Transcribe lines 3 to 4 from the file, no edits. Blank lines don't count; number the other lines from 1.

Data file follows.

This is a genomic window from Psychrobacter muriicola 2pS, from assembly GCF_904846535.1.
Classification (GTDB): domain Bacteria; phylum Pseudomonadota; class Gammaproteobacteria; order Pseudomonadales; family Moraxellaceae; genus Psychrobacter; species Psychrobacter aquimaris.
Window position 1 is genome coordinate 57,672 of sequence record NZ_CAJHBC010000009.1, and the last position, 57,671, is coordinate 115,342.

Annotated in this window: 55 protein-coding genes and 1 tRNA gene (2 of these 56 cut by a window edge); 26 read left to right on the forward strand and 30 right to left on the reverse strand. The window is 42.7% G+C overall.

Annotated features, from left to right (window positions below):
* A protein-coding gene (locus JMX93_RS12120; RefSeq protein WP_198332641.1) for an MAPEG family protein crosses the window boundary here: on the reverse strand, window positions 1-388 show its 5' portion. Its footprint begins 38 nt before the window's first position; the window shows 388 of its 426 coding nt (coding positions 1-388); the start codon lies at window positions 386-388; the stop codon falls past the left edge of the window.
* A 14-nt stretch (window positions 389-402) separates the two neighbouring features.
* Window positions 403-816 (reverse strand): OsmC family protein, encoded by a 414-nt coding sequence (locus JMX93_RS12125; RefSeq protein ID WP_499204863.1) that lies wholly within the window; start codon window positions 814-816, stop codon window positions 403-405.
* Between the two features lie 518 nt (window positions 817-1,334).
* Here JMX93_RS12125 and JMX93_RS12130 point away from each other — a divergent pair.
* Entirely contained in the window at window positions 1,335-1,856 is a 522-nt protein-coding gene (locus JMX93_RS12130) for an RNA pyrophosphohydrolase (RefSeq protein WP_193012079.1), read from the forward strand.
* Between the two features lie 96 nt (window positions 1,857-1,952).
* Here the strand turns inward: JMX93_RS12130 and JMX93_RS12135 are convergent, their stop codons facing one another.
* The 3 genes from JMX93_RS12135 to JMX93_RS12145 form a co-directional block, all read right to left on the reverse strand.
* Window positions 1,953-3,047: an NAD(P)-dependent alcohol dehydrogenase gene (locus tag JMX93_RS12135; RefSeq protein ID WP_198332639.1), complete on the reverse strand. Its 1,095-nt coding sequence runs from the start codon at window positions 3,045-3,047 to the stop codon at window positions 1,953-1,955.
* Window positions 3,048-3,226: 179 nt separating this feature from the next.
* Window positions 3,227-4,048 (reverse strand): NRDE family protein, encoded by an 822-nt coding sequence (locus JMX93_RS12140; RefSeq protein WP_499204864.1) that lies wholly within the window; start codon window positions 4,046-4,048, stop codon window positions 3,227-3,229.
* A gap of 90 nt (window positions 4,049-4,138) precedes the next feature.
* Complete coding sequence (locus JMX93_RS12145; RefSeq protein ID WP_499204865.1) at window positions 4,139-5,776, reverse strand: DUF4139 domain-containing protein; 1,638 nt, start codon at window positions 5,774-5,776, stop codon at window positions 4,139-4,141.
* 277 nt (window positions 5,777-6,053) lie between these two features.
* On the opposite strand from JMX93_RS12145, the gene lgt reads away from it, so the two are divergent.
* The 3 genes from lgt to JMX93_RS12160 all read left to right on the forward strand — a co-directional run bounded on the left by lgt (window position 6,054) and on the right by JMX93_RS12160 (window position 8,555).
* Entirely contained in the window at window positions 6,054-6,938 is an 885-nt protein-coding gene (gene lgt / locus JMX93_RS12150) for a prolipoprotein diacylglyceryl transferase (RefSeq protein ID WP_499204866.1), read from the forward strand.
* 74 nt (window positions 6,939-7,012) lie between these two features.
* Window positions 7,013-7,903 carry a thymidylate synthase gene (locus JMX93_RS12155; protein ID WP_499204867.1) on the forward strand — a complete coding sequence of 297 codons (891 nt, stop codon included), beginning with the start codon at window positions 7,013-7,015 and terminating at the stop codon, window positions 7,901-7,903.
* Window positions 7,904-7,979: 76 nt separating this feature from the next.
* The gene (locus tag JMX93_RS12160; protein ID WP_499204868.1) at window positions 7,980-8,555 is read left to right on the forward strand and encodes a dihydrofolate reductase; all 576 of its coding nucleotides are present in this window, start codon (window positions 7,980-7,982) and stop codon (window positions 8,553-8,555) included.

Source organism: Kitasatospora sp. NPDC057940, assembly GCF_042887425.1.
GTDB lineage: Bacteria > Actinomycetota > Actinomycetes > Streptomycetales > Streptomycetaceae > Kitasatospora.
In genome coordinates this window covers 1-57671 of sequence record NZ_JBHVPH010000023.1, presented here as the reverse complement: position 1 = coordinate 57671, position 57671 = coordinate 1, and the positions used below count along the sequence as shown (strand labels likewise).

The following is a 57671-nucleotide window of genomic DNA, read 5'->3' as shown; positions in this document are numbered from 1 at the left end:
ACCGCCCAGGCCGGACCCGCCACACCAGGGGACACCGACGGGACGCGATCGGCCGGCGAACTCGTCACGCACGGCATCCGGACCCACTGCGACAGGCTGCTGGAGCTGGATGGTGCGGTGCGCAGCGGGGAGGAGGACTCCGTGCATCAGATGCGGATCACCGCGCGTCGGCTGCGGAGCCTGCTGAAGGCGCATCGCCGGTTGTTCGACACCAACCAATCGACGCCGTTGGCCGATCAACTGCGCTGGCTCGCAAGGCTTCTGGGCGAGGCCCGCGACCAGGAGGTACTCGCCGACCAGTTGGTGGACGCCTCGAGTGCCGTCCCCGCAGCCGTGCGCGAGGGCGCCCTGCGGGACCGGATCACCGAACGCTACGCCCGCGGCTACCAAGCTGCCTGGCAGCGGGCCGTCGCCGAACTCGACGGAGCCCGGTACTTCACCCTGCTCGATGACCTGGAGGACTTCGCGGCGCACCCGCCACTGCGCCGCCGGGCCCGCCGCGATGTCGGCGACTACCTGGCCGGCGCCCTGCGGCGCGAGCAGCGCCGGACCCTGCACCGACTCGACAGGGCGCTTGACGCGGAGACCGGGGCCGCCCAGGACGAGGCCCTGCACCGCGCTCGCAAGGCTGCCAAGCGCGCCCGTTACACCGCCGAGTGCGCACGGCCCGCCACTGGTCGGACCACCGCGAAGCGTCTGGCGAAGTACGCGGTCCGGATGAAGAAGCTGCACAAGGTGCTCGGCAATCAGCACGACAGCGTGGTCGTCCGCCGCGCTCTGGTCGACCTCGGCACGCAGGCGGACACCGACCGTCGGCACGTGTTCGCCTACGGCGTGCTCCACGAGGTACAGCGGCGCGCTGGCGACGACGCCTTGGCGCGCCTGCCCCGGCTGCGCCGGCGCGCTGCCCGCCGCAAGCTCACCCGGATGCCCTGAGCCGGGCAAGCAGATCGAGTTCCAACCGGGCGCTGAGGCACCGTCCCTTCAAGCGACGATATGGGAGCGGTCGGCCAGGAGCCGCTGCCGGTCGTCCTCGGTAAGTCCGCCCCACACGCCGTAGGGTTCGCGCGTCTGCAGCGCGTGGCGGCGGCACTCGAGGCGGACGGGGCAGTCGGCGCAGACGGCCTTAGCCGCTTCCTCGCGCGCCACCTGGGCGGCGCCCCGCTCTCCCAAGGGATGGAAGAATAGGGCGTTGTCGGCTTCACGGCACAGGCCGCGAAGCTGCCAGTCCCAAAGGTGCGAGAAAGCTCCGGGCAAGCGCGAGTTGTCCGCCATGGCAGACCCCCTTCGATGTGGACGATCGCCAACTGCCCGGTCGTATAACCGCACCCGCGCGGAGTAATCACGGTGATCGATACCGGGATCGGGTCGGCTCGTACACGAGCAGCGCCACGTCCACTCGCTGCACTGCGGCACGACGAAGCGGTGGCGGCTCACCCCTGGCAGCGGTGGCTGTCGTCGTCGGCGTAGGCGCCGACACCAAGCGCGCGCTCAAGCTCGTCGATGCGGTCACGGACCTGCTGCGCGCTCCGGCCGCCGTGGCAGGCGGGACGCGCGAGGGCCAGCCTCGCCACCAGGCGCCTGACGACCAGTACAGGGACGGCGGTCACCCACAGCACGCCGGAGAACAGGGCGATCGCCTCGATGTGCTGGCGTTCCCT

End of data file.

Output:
Window position 1 is genome coordinate 57,672 of sequence record NZ_CAJHBC010000009.1, and the last position, 57,671, is coordinate 115,342.

Annotated in this window: 55 protein-coding genes and 1 tRNA gene (2 of these 56 cut by a window edge); 26 read left to right on the forward strand and 30 right to left on the reverse strand. The window is 42.7% G+C overall.